Wednesday, March 13, 2013

"Dog Shelter" Takes on New Meaning During Sandy

EverythingDogBlog #14

This blog first appeared on on November 1, 2012.

Dog-friendly evacuation shelters are on the rise and thank goodness!

(Hope you had a Happy Halloween Snuffy, and were careful with knives!)
by Skye Anderson
Snuffy-the-dog, along with his owner, spent Sandy in our Howard County, Maryland, shelter at the Bain Center, though he was crated in a separate room from the dozen or so people also taking shelter there, according to Kevin Enright of the Howard County Government.
Fortunately, this was also the case in many localities up and down the East Coast: in Maryland, Anne Arundel county provided one pet friendly shelter; Baltimore City, 6; Baltimore County, 2; Montgomery County, 1; Prince George’s County, 1; Wicomico, 1; Worcester, 1; and Animal Control housed pets in Queen Anne’s County.
According to the Mayor’s Alliance for New York City's Animals, under New York City law, during times of evacuation, a cab driver may not turn down a fare who is bringing a pet along. In addition, an evacuation center must accept any pet as long as he/she is accompanied by a human and either leashed or in a carrier.
Now that our most difficult times are over in Maryland, it is a good time to plan for future contingencies by reading an excellent article, What to Expect at an Animal Evacuation Shelter ( ).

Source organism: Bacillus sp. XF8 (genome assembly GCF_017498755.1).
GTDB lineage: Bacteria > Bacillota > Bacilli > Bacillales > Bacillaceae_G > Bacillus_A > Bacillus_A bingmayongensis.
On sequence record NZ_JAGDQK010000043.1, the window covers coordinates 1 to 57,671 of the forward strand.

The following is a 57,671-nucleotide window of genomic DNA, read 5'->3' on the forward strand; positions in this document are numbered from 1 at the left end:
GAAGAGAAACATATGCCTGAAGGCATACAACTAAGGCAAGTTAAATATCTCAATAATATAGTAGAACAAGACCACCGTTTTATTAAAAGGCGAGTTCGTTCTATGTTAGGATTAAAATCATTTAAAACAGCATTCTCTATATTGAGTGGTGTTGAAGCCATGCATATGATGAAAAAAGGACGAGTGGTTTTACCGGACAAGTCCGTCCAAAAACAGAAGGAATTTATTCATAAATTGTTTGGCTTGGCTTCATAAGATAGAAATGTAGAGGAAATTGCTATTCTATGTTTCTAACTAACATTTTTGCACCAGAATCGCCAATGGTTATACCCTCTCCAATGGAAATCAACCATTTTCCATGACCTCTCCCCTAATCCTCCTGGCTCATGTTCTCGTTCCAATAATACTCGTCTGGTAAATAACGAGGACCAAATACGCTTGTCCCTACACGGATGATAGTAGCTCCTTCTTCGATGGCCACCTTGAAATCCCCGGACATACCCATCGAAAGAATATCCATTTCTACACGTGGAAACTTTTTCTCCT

Be Prepared
Bring your dog’s crate, plenty of dog food, two leashes, several days' worth of medications, medical and shot records (or your dog may have to be revaccinated), your identification and information for an alternate caregiver, a photo of your dog with your family, his tags, a dog first aid kit (to share), your veterinarian’s contact information, food and water bowls, toys, blankets, poop bags.
You may have to fill out paperwork so be sure to read it carefully, even the fine print. And if you sign anything, ask for a copy.
Most likely, the dogs will be housed in a separate room or location but you will probably be able to visit.
Be Considerate, Be thankful
Don’t expect to get your crate or dog bowls back but be pleasantly surprised if you do. Expect the dog food you bring to be mixed in with other dog food to make feeding easier and quicker for the staff.
And finally, your best friend may be cared for by volunteers or animal control/shelter employees who may not be getting paid. Thank them and then thank them again. Offer to help.
And last of all, relax - a little. Fido will be one less thing to worry about!
Oh, and, by the way, Snuffy, Zuma hopes you had a safe Halloween!
(Photo courtesy DStark)

No comments:

Post a Comment